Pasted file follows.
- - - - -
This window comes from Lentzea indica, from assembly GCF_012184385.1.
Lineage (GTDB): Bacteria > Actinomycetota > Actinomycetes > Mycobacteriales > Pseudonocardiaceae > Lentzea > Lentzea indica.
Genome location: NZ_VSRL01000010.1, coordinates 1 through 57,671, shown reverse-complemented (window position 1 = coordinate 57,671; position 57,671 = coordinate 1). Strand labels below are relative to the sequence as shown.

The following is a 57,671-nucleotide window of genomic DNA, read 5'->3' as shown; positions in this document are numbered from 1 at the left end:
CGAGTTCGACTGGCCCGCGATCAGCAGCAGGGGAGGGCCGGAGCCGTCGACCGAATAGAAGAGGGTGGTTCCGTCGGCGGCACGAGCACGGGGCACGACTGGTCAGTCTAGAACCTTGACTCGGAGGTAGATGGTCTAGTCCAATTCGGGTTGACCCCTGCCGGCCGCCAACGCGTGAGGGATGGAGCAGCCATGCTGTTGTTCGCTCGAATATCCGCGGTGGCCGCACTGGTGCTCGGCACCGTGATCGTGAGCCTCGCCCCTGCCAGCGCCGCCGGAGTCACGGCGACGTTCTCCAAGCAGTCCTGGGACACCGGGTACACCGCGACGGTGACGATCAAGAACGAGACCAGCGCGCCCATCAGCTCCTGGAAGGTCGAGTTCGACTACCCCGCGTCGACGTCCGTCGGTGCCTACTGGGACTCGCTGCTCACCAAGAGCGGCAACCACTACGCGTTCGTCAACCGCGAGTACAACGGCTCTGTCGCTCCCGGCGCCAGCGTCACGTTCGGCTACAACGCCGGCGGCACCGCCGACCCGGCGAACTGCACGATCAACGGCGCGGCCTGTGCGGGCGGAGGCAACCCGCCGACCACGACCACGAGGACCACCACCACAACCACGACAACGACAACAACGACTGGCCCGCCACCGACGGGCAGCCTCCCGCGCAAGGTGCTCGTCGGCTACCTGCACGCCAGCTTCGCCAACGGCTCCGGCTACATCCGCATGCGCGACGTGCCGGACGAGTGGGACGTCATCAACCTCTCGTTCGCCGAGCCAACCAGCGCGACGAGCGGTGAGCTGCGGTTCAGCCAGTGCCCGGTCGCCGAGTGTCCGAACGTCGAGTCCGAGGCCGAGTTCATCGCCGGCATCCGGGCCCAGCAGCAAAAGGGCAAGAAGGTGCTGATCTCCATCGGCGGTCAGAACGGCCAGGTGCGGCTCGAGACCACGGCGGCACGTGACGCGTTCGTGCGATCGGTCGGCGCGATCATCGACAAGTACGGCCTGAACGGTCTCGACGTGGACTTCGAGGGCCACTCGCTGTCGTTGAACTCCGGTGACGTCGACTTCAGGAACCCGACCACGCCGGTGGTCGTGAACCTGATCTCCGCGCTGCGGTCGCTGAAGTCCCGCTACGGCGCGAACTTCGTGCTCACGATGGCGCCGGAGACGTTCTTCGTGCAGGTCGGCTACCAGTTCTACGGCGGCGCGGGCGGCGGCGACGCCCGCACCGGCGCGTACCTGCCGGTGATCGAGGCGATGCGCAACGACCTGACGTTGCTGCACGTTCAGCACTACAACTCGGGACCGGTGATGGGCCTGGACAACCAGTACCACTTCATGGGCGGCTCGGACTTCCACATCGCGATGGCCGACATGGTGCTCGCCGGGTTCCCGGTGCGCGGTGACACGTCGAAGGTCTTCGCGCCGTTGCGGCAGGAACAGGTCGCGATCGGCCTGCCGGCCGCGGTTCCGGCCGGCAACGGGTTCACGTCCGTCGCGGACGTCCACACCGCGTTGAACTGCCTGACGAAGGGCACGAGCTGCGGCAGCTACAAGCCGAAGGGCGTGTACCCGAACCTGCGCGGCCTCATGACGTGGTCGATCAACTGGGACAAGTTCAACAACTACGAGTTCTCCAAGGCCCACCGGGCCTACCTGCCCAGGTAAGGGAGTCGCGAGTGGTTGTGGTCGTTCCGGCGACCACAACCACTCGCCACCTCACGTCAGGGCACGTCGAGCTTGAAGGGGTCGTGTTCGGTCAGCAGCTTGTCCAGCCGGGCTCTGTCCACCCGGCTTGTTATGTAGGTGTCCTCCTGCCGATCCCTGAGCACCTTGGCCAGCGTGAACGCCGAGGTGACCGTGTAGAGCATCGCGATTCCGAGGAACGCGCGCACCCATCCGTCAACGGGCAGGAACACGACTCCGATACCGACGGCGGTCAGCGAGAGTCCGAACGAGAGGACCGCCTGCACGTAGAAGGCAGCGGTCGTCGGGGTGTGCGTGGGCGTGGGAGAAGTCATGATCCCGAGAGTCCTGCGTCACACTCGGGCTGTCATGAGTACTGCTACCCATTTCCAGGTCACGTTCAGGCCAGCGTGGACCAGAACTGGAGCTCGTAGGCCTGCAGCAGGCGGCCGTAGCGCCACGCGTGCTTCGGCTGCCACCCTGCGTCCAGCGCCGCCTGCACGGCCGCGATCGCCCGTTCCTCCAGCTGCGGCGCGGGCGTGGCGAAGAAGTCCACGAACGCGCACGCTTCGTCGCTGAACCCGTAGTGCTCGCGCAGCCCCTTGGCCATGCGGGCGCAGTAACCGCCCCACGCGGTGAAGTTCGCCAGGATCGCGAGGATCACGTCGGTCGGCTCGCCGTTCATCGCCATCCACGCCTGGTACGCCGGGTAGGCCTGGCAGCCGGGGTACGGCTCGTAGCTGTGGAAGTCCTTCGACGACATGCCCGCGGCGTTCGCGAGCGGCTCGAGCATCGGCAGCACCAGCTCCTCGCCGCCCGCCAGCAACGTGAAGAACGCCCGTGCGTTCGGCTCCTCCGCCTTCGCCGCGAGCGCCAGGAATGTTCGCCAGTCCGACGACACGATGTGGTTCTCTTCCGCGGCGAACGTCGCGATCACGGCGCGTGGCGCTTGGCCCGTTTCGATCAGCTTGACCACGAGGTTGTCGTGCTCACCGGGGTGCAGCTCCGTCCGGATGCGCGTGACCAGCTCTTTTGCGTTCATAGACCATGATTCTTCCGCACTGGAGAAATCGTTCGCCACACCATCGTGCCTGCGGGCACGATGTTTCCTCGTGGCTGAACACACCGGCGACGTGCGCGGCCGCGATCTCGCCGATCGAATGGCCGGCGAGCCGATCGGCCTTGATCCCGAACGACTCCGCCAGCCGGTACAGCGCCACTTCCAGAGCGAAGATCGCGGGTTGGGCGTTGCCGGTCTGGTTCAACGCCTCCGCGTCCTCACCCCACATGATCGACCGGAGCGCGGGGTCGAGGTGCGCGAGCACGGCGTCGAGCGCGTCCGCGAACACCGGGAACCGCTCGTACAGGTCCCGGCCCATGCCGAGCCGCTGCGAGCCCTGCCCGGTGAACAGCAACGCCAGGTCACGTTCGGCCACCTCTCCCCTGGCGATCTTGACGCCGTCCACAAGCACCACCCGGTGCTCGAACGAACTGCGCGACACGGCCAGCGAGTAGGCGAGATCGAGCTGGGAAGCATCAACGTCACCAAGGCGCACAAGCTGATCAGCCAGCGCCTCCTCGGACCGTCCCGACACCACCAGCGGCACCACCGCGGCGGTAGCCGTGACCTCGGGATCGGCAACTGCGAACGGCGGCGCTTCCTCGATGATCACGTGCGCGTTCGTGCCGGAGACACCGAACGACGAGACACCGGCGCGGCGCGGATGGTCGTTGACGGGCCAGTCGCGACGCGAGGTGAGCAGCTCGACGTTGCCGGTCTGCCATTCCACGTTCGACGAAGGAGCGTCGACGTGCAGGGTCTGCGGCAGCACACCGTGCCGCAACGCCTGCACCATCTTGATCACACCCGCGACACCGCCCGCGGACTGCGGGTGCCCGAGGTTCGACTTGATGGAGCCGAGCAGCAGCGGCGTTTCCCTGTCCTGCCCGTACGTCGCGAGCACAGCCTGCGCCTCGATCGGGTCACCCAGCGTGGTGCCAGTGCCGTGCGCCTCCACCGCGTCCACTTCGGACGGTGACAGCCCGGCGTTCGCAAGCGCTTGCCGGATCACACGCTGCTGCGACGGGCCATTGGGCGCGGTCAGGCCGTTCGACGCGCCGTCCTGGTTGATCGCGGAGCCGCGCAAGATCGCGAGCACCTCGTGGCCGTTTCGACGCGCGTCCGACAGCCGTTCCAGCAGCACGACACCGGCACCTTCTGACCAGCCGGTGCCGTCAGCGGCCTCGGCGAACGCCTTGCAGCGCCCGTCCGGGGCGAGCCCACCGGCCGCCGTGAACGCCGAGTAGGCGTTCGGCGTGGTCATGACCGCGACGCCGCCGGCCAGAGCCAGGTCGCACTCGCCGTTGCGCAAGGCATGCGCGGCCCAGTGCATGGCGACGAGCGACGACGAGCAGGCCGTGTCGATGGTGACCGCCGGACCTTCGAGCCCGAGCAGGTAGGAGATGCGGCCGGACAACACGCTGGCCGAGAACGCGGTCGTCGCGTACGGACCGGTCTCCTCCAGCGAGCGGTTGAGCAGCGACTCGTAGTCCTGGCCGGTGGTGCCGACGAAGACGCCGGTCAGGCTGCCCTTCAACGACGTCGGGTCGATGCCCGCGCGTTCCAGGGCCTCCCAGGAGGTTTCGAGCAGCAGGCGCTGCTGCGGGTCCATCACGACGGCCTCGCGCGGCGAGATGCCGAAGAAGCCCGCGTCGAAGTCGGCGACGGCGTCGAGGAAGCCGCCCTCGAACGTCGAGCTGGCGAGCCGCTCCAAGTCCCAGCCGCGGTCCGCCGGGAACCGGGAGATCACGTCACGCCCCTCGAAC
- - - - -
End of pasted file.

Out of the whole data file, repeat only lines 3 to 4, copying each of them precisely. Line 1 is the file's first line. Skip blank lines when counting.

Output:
Genome location: NZ_VSRL01000010.1, coordinates 1 through 57,671, shown reverse-complemented (window position 1 = coordinate 57,671; position 57,671 = coordinate 1). Strand labels below are relative to the sequence as shown.

The following is a 57,671-nucleotide window of genomic DNA, read 5'->3' as shown; positions in this document are numbered from 1 at the left end: